373pm Port Appin to Appin

Walking along this quiet road is fine. But a road is still a road. So when I spot the opportunity to follow a track, and walk closer to the coast, I decide to take it. There are only a couple of gates to navigate, and they’re easy to open.

51 old track, Ruth hiking to Port Appin, Scotland

Through the trees I get a great view over Loch Creran. Shame the weather is dull, and the photographs I take are poor quality.

52 view of Loch Creran through trees, Ruth walking to Port Appin

The track becomes less and less obvious. Fallen branches obscure the way. Still, it’s definitely a track… of sorts.

53 overgrown track, Ruth hiking in Scotland

Another gate poses more of a psychological barrier than a physical barrier. “Airds Gardens. Private.”

54 Airds Garden Private sign, Ruth's coastal walk to Port Appin

I check my map, but can’t see any sign of Airds Gardens, although there is an Airds House further along, and it looks as though the track runs right past the house. Oh dear. Well, I’ve come this far.

I climb over the gate and carry on, only to discover a couple more gates a few yards later. The second one is the most impressive so far.

55 a gate too far, Ruth Livingstone

The nearby fields are full of cattle. I hesitate by the gate. Climbing over farm gates is fine, but this one is formal looking. And, if I end up in a private garden… it would be embarrassing.

Like many walkers, I fear the embarrassment of being challenged for trespassing more than almost anything else! So – coward – I turn back.

Well, the road is very pleasant really.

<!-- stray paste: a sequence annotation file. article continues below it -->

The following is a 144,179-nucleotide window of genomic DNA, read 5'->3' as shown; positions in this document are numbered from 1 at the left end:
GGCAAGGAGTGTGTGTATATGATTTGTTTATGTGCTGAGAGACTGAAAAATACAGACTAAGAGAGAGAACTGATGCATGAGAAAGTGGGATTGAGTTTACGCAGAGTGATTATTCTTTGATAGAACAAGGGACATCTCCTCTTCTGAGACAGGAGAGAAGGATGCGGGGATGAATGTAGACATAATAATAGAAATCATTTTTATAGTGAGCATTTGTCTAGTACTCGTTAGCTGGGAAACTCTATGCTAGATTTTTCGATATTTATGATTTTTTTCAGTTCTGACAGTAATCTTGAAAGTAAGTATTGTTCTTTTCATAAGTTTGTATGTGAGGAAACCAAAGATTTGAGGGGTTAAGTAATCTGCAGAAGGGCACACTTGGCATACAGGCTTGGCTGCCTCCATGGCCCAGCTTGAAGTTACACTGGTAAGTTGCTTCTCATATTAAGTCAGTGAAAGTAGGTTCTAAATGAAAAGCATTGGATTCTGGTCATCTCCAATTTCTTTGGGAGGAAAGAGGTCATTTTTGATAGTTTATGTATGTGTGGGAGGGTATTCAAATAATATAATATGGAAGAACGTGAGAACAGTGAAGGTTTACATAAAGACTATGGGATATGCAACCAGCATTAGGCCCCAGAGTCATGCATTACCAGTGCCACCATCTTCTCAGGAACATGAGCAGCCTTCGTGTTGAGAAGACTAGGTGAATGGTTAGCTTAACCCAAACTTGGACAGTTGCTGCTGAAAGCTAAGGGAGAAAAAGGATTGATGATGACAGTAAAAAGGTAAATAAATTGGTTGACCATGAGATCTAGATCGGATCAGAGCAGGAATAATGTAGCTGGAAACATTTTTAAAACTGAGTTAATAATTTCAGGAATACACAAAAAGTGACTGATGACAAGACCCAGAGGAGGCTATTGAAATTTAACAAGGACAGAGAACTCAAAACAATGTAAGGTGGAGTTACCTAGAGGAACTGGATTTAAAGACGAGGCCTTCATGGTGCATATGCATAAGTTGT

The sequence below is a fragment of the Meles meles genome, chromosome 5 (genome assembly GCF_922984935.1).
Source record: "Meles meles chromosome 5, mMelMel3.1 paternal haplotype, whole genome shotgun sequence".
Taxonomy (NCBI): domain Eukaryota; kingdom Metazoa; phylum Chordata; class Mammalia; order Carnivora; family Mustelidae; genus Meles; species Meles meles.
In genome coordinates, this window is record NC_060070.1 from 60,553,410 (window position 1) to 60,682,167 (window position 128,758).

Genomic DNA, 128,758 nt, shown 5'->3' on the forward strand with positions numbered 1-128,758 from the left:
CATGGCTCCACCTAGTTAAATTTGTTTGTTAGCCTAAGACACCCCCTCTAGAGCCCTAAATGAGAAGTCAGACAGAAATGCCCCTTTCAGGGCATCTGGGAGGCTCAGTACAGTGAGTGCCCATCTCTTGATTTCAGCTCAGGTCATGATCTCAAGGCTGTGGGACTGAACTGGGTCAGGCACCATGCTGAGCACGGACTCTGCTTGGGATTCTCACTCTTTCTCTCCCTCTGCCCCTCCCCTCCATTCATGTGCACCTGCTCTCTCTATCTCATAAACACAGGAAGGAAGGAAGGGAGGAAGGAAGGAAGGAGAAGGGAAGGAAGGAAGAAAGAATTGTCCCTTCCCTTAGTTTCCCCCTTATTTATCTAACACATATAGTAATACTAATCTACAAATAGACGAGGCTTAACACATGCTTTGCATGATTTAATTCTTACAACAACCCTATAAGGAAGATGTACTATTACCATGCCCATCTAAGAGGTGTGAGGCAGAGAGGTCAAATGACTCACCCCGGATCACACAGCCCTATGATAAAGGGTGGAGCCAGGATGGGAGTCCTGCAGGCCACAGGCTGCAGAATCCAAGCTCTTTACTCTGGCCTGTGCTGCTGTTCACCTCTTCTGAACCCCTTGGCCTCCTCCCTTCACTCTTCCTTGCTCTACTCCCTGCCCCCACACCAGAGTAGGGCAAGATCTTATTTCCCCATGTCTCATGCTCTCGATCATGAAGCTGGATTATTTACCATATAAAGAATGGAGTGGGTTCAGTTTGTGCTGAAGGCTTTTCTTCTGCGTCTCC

56 road walking to Port Appin, Ruth hiking the coast of Scotland

Sometimes, I even catch sight of the sea. Oh. What a view. And what am I looking at? So many islands!

57 islands of the inner hebrides, Ruth's coastal walk

I walk past a number of grand-looking houses and think mean thoughts about their owners. Why can’t I walk nearer to the shore?

I’m getting close to Port Appin, when I see a couple of walkers coming down a path towards the road.

58 footpath to Airds Bay, Ruth hiking to Port Appin

I stop to ask them if there is a way through along the path. They’re German, or Dutch, and we have a stumbling conversation. Yes, they assure me, you get all the way round to Port Appin via the path. And it’s very pretty.

During the two minutes we’ve been standing still, the midges have surrounded us. The tourists start flapping their hands about. Hurriedly, I thank them for the information, and head down the path at a fast pace.

Luckily, my Smidge seems to be working, because I’ve escaped without any bites. I even have the courage to stop and take some photographs. Yes, it is very pretty along here.

59 footpath to Appin Rocks, Ruth Livingstone in Scotland

I’m walking down one side of a peaceful little bay. Airds Bay, according to my map. There’s a farm overlooking the water, and the path leads to a holiday cottage, where I pick up a track along the shore. It’s a beautiful spot.

60 Appin Bay, Ruth hiking around the Scottish coastline

I leave the track and head along a path that runs beside the water. It turns out to be a dead end, but I perch on some rocks and eat a snack lunch. A great place for a picnic.